Are Hollywood Remakes of Foreign Classics Ever a Good Idea?


We’re not exaggerating when we say that Tomas Alfredson’s Let the Right One In was our favorite film of 2008. The Swedish film’s mix of emotional realism, dark fantasy and stark, Scandinavian-winter setting — not to mention a pair of outstanding performances from its young stars — proved that vampire mythology can give rise to deeper fare than Twilight.

That said, we were less than thrilled to hear that Cloverfield director (and Under Siege 2 writer!) Matt Reeves was at work on an English-language remake of Let the Right One In. Now that we know its title (Let Me In) and release date (October 1), we can’t say we’re any more excited. Why? Well, when it comes to adapting classic foreign films, Hollywood has a somewhat checkered past. After the jump, we compare five international films with their English-language counterparts to determine whether these remakes are ever a good idea.

Foreign classic: À bout de souffle (Jean-Luc Godard, 1960) Hollywood remake: Breathless (Jim McBride, 1983

Critical response: “Because the movie looks so filthy rich and so elegantly composed, the emotional experience thus restated becomes a tiny bit confused. Among other American ‘extras,’ this Breathless has its obligatory title song, soundtrack music that won’t shut up and dialogue that spells out what’s happening from start to finish.” — Vincent Canby, New York TimesVerdict: Cheesy music and an a script that keeps smacking you in the face with its meaning doesn’t sound appealing to us. And although Canby spends much of his review damning Breathless with faint praise, we’re fairly clear on the take-away: Don’t mess with Godard.

Foreign classic: Solyaris (Andrei Tarkovsky, 1972) Hollywood remake: Solaris (Steven Soderbergh, 2002)

Critical response: “Over an hour shorter than Tarkovsky’s Solaris, Soderbergh’s is more lyrical than epic. The fragmentary assemblage of Kelvin’s memories — his initial meeting of Rheya, their life together on Earth, and her suicide — suggests Alain Resnais’s underrated, seldom screened, and no less bravely absurd time-travel fantasy Je T’Aime, Je T’Aime. In distilling the action and emphasizing the flashbacks, Soderbergh regrounds his story in genre — although not necessarily sci-fi.” — J. Hoberman, Village VoiceVerdict: Soderbergh can do whatever he wants.

Foreign classic: The Seven Samurai (Akira Kurosawa, 1954) Hollywood remake: The Magnificent Seven (John Sturges, 1960)

Critical response: “Though lacking some of the depth of Kurosawa’s version, it’s a marvelous piece of entertainment with tense action complemented by charismatic performances from its stars. It’s also a reminder, worth examining in the middle of the summer-movie season, that entertainment on a grand scale doesn’t have to jettison good storytelling.” — Keith Phipps, Onion A.V. ClubVerdict: Dumber than Kurosawa’s film, but not half bad.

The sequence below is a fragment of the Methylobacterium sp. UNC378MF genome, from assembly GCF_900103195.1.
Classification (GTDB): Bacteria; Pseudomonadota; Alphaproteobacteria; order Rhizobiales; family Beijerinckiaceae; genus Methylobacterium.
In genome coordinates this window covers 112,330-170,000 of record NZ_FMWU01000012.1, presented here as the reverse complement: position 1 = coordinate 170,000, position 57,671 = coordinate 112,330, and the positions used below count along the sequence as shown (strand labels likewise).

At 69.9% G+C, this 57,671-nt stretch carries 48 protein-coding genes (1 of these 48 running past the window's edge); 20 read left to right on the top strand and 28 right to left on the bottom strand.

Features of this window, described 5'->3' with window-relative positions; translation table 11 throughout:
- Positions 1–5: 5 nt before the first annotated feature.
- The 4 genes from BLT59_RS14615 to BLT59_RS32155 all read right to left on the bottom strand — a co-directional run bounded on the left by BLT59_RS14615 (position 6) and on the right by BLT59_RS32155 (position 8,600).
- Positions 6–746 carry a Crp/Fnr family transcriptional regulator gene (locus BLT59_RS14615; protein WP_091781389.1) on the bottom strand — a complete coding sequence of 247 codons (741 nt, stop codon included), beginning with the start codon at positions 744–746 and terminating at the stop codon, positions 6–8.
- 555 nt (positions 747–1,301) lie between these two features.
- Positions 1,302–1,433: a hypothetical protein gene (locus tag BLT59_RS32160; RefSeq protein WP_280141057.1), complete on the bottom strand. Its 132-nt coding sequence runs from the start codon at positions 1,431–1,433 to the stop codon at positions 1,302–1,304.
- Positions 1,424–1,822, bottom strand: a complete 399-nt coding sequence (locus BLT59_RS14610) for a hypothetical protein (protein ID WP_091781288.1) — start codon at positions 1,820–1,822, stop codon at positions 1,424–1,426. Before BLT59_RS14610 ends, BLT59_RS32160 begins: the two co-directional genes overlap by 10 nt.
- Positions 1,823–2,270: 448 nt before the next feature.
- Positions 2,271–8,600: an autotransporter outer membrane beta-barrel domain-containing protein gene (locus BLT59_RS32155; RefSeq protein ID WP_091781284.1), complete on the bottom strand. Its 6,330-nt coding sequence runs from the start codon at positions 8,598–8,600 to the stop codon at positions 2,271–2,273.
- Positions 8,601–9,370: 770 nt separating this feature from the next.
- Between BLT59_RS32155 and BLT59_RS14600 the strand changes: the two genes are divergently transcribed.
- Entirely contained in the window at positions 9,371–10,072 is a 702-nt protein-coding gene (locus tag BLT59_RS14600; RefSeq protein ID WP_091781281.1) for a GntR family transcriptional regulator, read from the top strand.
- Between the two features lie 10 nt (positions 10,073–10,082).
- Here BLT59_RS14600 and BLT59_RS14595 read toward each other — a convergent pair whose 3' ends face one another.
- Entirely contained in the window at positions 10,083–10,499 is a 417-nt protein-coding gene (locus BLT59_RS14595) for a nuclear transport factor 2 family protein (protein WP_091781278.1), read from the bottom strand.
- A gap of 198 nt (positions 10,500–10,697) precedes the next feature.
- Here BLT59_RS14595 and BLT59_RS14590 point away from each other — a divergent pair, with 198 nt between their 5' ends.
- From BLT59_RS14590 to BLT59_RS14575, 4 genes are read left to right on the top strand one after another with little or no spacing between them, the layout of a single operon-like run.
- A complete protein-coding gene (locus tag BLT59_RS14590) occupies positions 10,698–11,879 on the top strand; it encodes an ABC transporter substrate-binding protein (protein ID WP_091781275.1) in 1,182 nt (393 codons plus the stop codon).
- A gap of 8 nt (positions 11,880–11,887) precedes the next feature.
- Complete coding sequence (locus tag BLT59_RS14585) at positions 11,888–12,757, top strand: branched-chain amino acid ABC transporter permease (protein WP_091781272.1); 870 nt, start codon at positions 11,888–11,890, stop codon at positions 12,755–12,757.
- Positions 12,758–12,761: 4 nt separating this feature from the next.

Foreign classic: La Jetée (Chris Marker, 1962) Hollywood remake: 12 Monkeys (Terry Gilliam, 1995) Critical response: “I’ve seen 12 Monkeys described as a comedy. Any laughs that it inspires will be very hollow. It’s more of a celebration of madness and doom, with a hero who tries to prevail against the chaos of his condition, and is inadequate. This vision is a cold, dark, damp one, and even the romance between Willis and Stowe feels desperate rather than joyous. All of this is done very well, and the more you know about movies (especially the technical side), the more you’re likely to admire it. But a comedy it’s not. And as an entertainment, it appeals more to the mind than to the senses.” — Rogert Ebert, Chicago Sun-TimesVerdict: Like Soderbergh, Gilliam can do whatever he wants.

Foreign classic: Chloe in the Afternoon (Eric Rohmer, 1972) Hollywood remake: I Think I Love My Wife (Chris Rock, 2007)

Critical response: None of the froggy nuance and mise-en-scéne nonsense here; Rock appears to have been inspired by the opportunity Chloe affords for unloading bitter chauvinism and venting hostility. The moral of this tale is that when women aren’t sexless, boring, and safe (i.e., wives), they’re horny, fun, and frightening.” — Nathan Lee, Village VoiceVerdict: Epic fail.

So, what have we learned from this exercise? Well, for one thing, whether we succeed or fail, Americans tend to dumb down (and cut the running time of) any foreign classic we can get our hands on. But the real moral of the story seems to be this: If you’re not a great auteur yourself, stay away from the work of cinema legends. Why yes, Matt Reeves. We are looking at you.